By turning its back one of its member states, European central bankers would renege on a pledge to do “whatever it takes” to keep the common currency intact. The likely departure of Cyprus from the euro would increase the odds that voters in Spain, Italy, Greece or Ireland, chafing under northern Europe’s demands for economic sacrifice, might also decide to go it alone.
“The whole condition of the euro has been that once you go in you cannot get out,” said Julian Callow, Barclays chief international economist. “Now, if a country does leave for whatever reason, that sets a really important precedent. People start asking questions in other countries as well.”
Resentment has been simmering for two years in countries with weaker southern economies looking to their northern neighbors for help. While voters in Germany grow weary of subsidizing ongoing bailouts, many in the southern tier believe that the wealthier northern companies are profiting from their economic pain.
“Despite the very peculiar rhetoric that German voters hear from some of their politicians, they have benefited handsomely from this crisis,” said Athanasios Orphanides, the former Cyprus central bank governor who oversaw its entry to the euro. “The German government is essentially getting money at zero interest rates in the credit markets, and then it's loaning it to Ireland at very high interest rates. And of course, the money goes back to the German citizens.”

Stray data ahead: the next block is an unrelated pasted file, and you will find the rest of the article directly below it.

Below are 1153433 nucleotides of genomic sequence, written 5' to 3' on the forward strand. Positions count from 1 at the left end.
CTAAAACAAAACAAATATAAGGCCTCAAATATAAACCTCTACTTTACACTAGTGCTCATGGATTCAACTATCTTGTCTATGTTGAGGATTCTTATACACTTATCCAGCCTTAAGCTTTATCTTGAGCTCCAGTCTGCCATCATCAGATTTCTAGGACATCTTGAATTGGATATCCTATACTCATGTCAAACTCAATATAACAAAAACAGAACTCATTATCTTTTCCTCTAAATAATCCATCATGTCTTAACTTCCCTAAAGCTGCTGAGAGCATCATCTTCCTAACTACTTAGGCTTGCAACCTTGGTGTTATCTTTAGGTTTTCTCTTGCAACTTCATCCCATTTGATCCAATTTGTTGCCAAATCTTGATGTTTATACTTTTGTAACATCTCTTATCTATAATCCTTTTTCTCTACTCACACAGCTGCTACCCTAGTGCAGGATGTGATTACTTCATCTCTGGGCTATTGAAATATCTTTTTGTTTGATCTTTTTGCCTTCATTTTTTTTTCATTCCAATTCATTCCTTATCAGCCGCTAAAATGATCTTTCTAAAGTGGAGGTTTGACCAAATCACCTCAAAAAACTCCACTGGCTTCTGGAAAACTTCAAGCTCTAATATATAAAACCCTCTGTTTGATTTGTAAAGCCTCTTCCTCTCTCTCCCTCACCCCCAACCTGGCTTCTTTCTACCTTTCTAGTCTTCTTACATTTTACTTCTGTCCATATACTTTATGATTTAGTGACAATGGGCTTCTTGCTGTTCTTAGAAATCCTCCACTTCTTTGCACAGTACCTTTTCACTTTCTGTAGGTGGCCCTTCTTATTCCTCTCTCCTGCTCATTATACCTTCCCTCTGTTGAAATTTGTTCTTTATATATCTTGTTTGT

Despite the widespread political and financial risks, European officials and central bankers appear steadfast in holding Cyprus to the onerous terms that have produced ongoing street protests as one failed plan yielded to another.
Some analysts believe that resolve has been fortified by long-running frustration with Cypriot bankers’ refusal to rein in risky deposits, based in part on the assumption that Europe would have to bail them out if they got into trouble. Ongoing tensions between Europe and Russia on a range of issues - including Cyprus’ recently-discovered, sizable natural gas deposits – have further complicated matters.
But in the end, Europe may pay a heavy price if it refuses what amounts to about $23 in aid for every Cypriot citizen, according to Weinberg.
“That is less than a night at the movies with a family or cafe lattes and croissants for two at Starbucks,” he said. “This is the cost of ensuring that the public sees no bank in Euroland will be allowed to fail and that they can take out their deposits. Is this so much to pay?”